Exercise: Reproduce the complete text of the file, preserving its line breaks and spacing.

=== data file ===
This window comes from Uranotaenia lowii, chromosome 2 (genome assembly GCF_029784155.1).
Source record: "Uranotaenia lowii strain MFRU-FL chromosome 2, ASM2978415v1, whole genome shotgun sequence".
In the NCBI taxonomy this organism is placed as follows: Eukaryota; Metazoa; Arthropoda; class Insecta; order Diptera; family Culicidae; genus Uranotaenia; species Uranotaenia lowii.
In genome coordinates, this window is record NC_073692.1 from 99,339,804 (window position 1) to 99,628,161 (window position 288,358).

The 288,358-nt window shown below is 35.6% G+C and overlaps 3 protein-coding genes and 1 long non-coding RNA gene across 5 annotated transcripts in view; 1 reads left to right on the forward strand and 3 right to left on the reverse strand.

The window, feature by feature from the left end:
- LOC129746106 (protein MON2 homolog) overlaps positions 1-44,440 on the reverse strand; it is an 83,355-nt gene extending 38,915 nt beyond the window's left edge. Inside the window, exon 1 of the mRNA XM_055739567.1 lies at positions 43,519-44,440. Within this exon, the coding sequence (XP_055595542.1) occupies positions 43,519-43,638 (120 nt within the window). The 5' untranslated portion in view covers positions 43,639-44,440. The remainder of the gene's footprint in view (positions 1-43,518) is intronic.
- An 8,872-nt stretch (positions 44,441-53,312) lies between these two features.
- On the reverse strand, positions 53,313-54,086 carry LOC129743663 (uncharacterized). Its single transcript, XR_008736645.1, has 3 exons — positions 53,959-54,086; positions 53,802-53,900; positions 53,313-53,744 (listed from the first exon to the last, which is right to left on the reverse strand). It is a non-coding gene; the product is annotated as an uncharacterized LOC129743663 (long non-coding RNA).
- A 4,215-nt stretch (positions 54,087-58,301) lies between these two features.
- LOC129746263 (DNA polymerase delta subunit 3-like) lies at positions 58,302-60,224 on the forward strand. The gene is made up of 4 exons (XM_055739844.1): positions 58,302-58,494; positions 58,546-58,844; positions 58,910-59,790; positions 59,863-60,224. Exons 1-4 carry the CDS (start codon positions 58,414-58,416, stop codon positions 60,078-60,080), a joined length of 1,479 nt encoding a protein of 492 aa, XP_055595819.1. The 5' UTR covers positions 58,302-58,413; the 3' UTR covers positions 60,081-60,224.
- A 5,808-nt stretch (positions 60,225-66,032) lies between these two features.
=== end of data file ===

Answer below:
This window comes from Uranotaenia lowii, chromosome 2 (genome assembly GCF_029784155.1).
Source record: "Uranotaenia lowii strain MFRU-FL chromosome 2, ASM2978415v1, whole genome shotgun sequence".
In the NCBI taxonomy this organism is placed as follows: Eukaryota; Metazoa; Arthropoda; class Insecta; order Diptera; family Culicidae; genus Uranotaenia; species Uranotaenia lowii.
In genome coordinates, this window is record NC_073692.1 from 99,339,804 (window position 1) to 99,628,161 (window position 288,358).

The 288,358-nt window shown below is 35.6% G+C and overlaps 3 protein-coding genes and 1 long non-coding RNA gene across 5 annotated transcripts in view; 1 reads left to right on the forward strand and 3 right to left on the reverse strand.

The window, feature by feature from the left end:
- LOC129746106 (protein MON2 homolog) overlaps positions 1-44,440 on the reverse strand; it is an 83,355-nt gene extending 38,915 nt beyond the window's left edge. Inside the window, exon 1 of the mRNA XM_055739567.1 lies at positions 43,519-44,440. Within this exon, the coding sequence (XP_055595542.1) occupies positions 43,519-43,638 (120 nt within the window). The 5' untranslated portion in view covers positions 43,639-44,440. The remainder of the gene's footprint in view (positions 1-43,518) is intronic.
- An 8,872-nt stretch (positions 44,441-53,312) lies between these two features.
- On the reverse strand, positions 53,313-54,086 carry LOC129743663 (uncharacterized). Its single transcript, XR_008736645.1, has 3 exons — positions 53,959-54,086; positions 53,802-53,900; positions 53,313-53,744 (listed from the first exon to the last, which is right to left on the reverse strand). It is a non-coding gene; the product is annotated as an uncharacterized LOC129743663 (long non-coding RNA).
- A 4,215-nt stretch (positions 54,087-58,301) lies between these two features.
- LOC129746263 (DNA polymerase delta subunit 3-like) lies at positions 58,302-60,224 on the forward strand. The gene is made up of 4 exons (XM_055739844.1): positions 58,302-58,494; positions 58,546-58,844; positions 58,910-59,790; positions 59,863-60,224. Exons 1-4 carry the CDS (start codon positions 58,414-58,416, stop codon positions 60,078-60,080), a joined length of 1,479 nt encoding a protein of 492 aa, XP_055595819.1. The 5' UTR covers positions 58,302-58,413; the 3' UTR covers positions 60,081-60,224.
- A 5,808-nt stretch (positions 60,225-66,032) lies between these two features.